The others follow suit, almost in unison. The leader begins to whip the chain about further and faster. And El Khadir nods, deciding he doesn't need to be so merciful, now. 

He does, however, allow them the courtesy of getting in the first few attacks. 

He stands there as they swarm him with knives -- punching and slashing and gouging, however uselessly. The blades chip, bend, or snap off in their hands. 

And as the one who spoke French gasps, and tries to say something less polite, El Khadir smiles -- his teeth shockingly white -- and replies with his fists.

A language they do not need translated...

* * *

"Orbit," 74 reads the sign on the man-sized, transparent tube at the end of the hallway, wondering what it could mean.

The tube isn't new to him -- this hollow thing standing up against the wall, surrounded by the same kind of strange electronics boxes that other such things are ensconced within. He's come across it a couple times now, though he hasn't told anyone. 

(And how strange that no one else has seen it...)

Why hasn't be said anything? Is it that he wants to use this discovery to his advantage at some point, if his usefulness should start to come into serious question? Is it because he wants to find out more before announcing it?

Is it that he never saw it before the Village came crashing down around itself?

Or is it that it distinctly unnerves him..?

It seems to breathe, the tube. It seems to be making a noise he can just barely hear. 

It seems to be alive in some strange fashion...

Oh no, he scolds himself. He's being silly. It's just a machine of some kind. Or maybe someone's idea of a decoration. 

It shook itself loose the last time Number Two had the complex moved around. No one saw it before then. No one's seen it since. 

He's just being silly. And until he can overcome his fear of this thing, he'll never be able to use his discovery with the authority it deserves. 

So he steels his soul and steps a bit closer, putting his ear up to it. It's a tentative gesture at best. He really shouldn't be able to hear anything, right? He's being silly, right?

No. No he's not. 

It is breathing. He can hear it. 

What he doesn't hear is the door sliding open, just then -- allowing him to tumble right into the tube, a second before it slides shut, again. 

And then the floor's dropped out below him, and he's quickly falling down a tube like a bullet through a gun...

* * *

... which is what the champagne bottle always sounds like when the cork pops. 

"Knocked 'em dead," the Candidate says to himself, having a good, quality sip from the glass one of his aides has poured the wine into.

"Yes you did," his seniormost assistant says, pulling out a pad and scrolling through: "Social media's going crazy already. Your linkage of Martians with Muslims should be good for a few million eyeballs, especially when the comedians start making jokes."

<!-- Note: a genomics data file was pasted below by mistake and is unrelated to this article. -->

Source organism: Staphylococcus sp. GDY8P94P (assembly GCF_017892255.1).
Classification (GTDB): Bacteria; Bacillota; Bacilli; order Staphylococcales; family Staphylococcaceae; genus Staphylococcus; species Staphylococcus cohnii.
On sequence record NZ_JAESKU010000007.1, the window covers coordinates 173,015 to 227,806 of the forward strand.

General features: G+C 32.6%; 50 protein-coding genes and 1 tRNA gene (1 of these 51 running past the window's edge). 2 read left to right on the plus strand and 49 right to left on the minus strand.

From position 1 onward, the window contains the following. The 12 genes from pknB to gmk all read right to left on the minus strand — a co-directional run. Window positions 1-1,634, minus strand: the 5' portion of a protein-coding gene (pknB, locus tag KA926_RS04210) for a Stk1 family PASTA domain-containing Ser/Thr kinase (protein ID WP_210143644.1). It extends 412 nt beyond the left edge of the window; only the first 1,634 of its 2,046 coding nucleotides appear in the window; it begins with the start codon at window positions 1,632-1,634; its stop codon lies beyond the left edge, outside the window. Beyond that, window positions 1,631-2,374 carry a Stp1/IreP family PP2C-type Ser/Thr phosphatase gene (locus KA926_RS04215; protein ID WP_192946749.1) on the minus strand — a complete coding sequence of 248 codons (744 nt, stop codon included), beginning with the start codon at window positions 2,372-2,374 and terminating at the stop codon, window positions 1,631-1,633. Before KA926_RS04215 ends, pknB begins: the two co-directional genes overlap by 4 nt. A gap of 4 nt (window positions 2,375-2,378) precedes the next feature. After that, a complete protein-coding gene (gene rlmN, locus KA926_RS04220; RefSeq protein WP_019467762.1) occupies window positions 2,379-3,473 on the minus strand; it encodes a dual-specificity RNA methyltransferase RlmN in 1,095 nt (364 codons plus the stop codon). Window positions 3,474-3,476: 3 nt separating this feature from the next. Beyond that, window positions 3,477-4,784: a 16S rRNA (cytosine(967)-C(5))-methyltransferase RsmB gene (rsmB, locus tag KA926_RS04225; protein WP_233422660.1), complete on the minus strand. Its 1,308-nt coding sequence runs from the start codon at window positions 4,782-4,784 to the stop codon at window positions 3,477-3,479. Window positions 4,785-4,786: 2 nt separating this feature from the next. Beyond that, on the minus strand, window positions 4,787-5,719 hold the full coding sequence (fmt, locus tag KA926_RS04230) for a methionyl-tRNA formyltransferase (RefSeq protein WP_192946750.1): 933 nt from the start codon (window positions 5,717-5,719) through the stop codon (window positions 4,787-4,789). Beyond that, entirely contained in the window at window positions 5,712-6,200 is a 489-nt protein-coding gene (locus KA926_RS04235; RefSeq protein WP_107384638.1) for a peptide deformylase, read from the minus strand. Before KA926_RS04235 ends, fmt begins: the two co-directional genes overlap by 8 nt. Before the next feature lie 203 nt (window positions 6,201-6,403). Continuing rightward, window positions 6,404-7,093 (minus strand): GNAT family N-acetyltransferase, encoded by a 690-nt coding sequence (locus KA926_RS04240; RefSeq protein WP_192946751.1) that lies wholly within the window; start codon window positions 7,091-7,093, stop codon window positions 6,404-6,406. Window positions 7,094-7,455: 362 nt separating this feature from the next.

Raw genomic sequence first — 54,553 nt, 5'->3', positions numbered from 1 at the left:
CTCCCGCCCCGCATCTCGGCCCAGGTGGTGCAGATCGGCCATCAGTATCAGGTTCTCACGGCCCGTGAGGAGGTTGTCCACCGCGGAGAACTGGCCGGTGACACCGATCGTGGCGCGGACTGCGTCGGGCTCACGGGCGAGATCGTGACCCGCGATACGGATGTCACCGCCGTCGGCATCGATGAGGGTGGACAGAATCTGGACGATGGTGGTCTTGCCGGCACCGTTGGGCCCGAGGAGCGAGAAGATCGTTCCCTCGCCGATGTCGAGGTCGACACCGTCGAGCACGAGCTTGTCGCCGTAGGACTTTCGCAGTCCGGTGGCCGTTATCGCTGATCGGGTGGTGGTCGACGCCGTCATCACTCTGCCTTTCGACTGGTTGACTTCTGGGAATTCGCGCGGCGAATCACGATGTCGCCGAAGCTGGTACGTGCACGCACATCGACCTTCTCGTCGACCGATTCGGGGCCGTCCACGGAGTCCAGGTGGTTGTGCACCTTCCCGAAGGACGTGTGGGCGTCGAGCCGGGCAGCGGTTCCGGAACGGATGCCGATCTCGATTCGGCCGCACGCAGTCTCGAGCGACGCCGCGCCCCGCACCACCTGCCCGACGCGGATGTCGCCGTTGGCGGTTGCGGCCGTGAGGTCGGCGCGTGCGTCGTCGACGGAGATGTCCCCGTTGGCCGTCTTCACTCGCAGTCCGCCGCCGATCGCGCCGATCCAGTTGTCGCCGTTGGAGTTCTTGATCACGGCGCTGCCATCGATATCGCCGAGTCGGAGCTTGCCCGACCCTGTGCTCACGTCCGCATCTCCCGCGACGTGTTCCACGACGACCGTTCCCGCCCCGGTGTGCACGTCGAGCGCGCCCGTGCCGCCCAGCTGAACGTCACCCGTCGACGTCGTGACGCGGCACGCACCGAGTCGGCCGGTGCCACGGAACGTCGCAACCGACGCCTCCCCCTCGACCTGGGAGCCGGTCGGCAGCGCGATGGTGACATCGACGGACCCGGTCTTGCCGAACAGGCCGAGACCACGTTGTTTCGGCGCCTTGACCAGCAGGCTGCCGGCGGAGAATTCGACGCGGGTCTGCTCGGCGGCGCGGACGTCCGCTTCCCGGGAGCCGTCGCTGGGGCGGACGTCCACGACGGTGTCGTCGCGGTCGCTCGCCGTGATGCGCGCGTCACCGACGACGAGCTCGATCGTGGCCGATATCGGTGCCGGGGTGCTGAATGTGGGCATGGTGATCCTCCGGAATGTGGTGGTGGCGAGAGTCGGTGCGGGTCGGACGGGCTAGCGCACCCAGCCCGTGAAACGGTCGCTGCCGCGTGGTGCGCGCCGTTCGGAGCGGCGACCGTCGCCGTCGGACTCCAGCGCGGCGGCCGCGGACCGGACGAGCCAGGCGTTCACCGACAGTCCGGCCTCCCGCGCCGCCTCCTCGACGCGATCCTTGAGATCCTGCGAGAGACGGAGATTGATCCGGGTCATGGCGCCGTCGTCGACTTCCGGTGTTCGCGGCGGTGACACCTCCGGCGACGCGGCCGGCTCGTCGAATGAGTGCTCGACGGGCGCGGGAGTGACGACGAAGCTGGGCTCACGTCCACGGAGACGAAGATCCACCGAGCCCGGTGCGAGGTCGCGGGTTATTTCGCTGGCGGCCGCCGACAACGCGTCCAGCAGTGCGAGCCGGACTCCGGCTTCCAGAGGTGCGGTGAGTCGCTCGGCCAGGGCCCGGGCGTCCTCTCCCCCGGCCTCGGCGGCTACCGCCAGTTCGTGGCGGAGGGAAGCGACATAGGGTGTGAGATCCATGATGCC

"Let them laugh," the Candidate says: "It just means they can't say anything substantial."

"Very true," the weasel-like man says: "And wait until tomorrow. Your prepared remarks are going to just blow them all away."

"I'm sure they will," he says, having some more champagne: "Have the twitter people come up with some more zingers. Double down as soon as the first wave of outrage hits."

"Absolutely, sir," he says: "Anything else?"

"How about you all give me the room for a bit?" he asks, pulling a special phone from his pocket: "Need to talk to my friend."

"Of course, sir," the weasel says, snapping his fingers. The small army leaves very quickly, and then it's just him and his phone. 

Things are amazing on this end, he types in: The plan's going well. No problems. 

Good, comes the terse reply: You will continue to hold to it, then. All depends on your actions, my friend.

You can depend on me, the Candidate says: Any fresh instructions?

Not as yet, the reply comes...
* * *

"... now please excuse me, my friend," the white-skinned man says into his phone as he strides into the hold of the ship his PNR friends have secured for this night's work: "I have some work to do. Good luck with the speech, and the debate."

Helvete closes the phone and comes into the room, instantly gratified by the quick, smart salutes his Portuguese soldiers give him. Many of them are in terrible shape -- one of them has clearly suffered a compound fracture -- but the fire in their eyes is welcome and rewarding. 

"(Well done)," he says to them in German, not needing to speak any other language with them: "(He still lives, as per my orders?)"

"Sim," their leaders says, his chain wrapped around his chest like a bandoleer: "(He fought well, but the gas overtook him quickly.)"

"Gut," Helvete says, walking over to El Khadir, who's just now coming around, and realizing what's happened.